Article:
|WikiProject Telecommunications / Bell System||(Rated Start-class)|
|WikiProject United States||(Rated Start-class, Low-importance)|
I lived in Denver from 1981 until 2000 and twice in my time there, worked for either US West as a small business sales consultant and for US West Cellular as a technician. If anyone notices or cares, I've added a significant amount of content that I learned both from personal experience and from keeping an extremely (almost neurotic)eye on the company throughout its sometimes tumultuous history. I also added a lot of it because I felt that some of the information was either inaccurate or extremely vague. For example, US West was hostiley taken over by Qwest even though Qwest now denies this. . Also Qwest had been having SIGNIFICANT problems obtaining cooperation from U S West in various enter-to-market business dealings and Qwest and other carries complained loudly during much of hte late 1990s about this to the FCC and in the press. There was definitely a lot of corporate mudslinging that went on afterwards and questionable professionalism when the change-over happened. I am open to responding to anything I've written in this talk page.
Also, I think this page should be moved to US West Communications
It has been 5 years since I wrote this article and now after having been involved in the wiki community for as long as I have; I acknowledge this article is horribly written and not at all up to wiki standards. Julienpdx (talk) 22:46, 6 May 2011 (UTC)
From Someone else
- I corrected the text on USW's all electronic switching network. The last analog switch (a 1AESS) was cutover in Lewiston, ID in 2001 or 2002. The 1990 date must refer to replacement of mechanical switching systems ("Project Avalanche" in PNB area), which were SXS (No. 355 CDOs or like).
- Criticisms section could use fleshing out, particularly on "Reengineering" and its internal & external problems (the customer service & state issues mentioned), USW's Great Leap Forward (with all the success of the original) to change many aspects of itself, including consolidation of support services to "Megacenters", computerization of records, changing how work was done, and reducing staffing levels, all at the same time.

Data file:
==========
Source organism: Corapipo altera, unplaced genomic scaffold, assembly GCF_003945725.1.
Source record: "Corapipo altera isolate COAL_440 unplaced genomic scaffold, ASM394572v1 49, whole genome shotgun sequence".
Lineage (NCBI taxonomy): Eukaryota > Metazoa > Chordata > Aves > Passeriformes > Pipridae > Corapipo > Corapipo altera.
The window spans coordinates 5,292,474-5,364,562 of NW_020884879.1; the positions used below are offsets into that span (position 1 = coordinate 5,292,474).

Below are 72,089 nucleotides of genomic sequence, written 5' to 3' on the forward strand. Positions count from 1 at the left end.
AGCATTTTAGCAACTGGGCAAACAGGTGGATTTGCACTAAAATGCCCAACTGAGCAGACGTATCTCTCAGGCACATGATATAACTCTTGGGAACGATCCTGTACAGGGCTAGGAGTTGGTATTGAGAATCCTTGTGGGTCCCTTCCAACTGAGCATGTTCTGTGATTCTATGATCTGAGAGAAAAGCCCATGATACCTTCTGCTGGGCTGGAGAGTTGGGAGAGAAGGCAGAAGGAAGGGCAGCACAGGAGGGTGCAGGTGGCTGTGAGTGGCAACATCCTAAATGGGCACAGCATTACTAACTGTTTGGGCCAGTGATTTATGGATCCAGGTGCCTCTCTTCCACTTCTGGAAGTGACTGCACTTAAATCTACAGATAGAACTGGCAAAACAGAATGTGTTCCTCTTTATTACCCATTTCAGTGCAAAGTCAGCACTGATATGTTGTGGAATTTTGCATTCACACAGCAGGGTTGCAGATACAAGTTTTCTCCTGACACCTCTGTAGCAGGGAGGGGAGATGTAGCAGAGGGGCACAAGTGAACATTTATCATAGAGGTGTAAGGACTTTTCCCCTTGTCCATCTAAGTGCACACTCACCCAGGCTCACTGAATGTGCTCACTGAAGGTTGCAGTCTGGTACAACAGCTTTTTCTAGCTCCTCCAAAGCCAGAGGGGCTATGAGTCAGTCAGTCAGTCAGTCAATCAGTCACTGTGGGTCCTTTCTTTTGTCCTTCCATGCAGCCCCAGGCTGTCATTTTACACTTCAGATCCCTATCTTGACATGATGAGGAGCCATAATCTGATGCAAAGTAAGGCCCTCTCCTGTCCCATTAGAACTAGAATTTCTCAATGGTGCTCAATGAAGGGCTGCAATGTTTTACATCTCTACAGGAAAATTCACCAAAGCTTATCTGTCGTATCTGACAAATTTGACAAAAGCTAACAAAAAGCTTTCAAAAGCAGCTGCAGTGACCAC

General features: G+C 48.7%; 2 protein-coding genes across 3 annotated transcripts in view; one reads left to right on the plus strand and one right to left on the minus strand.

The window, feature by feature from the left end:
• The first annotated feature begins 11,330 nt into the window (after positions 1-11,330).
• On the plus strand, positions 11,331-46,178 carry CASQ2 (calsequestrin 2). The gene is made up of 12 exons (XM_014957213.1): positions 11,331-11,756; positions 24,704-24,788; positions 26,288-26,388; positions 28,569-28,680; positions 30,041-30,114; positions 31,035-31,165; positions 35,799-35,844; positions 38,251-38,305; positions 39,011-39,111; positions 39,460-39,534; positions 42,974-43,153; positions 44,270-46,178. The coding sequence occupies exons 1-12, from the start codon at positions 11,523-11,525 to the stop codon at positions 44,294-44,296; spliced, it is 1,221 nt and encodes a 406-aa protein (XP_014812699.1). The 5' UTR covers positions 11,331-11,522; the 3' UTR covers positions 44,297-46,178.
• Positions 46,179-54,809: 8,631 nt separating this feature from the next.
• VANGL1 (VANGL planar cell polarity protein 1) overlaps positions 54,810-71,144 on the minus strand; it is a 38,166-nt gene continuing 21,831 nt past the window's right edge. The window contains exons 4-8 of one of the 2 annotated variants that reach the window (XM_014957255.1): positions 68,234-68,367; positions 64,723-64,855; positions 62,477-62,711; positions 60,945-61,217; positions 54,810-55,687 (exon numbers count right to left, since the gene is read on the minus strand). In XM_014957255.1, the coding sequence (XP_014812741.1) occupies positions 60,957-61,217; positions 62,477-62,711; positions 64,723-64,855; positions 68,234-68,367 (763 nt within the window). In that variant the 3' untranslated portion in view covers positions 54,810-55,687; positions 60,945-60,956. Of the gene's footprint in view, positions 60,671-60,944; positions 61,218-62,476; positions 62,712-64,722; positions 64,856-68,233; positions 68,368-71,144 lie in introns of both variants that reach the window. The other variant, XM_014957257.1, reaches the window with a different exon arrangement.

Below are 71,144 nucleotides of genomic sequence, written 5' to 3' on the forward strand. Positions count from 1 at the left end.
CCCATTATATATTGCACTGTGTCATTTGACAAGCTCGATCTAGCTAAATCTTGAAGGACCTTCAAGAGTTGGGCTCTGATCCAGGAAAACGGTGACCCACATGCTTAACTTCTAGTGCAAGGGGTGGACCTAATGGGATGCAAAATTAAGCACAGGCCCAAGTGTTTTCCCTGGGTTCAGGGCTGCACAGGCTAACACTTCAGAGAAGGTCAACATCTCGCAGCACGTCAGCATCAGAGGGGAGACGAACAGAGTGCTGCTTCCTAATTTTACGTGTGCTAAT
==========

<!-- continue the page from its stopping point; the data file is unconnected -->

- After the split of MediaOne and USWC, USW dropped "Communications" from its name and branded itself as US West.
I realy don't appreciate these commands from people using wiki codes to make them sound so official. This article needs to stay where it is, redirecting it to Qwest is misleading and inapprporiate. I did not spend hours writing this article to have people continue to change its direction. At the top of this article, it says the new company is Qwest and it says so even in the body of the article. YOU please do not modify!--Julien Deveraux 05:06, 31 May 2006 (UTC)
This article has some serious issues that need work. Among them I see:
- Copyediting, especially for diction consistant with the tone, diction, and structure of encyclopedic articles
- Their lead in this push became one that many other Regional Bell Operating Companies had to scramble to keep up with.
- Grammar and punctuation errors.
- Original research
- Much of US West's success in this endeavor was for multiple reasons
- Courts were slow to do much about this because at the time, the full "letter of the law" of the 1996 Act had no precedence.
- Unattributed statements of questionable accuracy
- While the company often cited that subscriber demands were oftentimes greater than their abilities to fulfill orders, many critics pointed to their high profit margins, spending on bring-to-market technology and lackluster investment in customer support as evidence to the contrary and accused the company of monopoly-like practices.
- (They were the first communications provider to use this strategy now called beta-testing).
- Not adhering to neutral point of view
- As a result of its rapid "bring-to-market" abilities and continued success in the advances in technology
- In business-to-business matters, US West also had a rather sullied reputation shortly before its demise.
Now, of course, the examples given certainly aren't the only instances of each problem (just examples). I'll try to help when I can. /Blaxthos 03:40, 9 September 2007 (UTC)
Qwest/U. S. West Merger
In a recent edit, an editor made the statement "U S WEST was never renamed Qwest; it was legally absorbed into Qwest". At the time of the Qwest Communications International Inc./US West, Inc. merger, the surviving legal entity was US West, Inc. Qwest Communications International Inc. was dissolved as a legal entity, then US West, Inc. immediately filed documents with the Delaware Corporation Commission to change its name to Qwest Communications International, Inc. Pre merger, Qwest was traded on the NASDAQ and USW was traded on the NYSE. By keeping USW as the surviving legal entity, the merged company could keep its NYSE listing. (In addition to changing its name, USW changed it's NYSE stock ticker to "Q", something it couldn't have done if QCII had survived as a legal entity because all NASDAQ tickers are four characters.) If the editor's statement quoted above were true (that "USW was legally absorbed into Qwest") then the merged company would have had to keep pre-merger Qwest's NASDAQ listing and its NASDAQ stock ticker of QWST. If U S West, Inc. had legally ceased to exist, the NYSE listing would have gone away with it. Ch Th Jo (talk) 19:32, 6 May 2011 (UTC)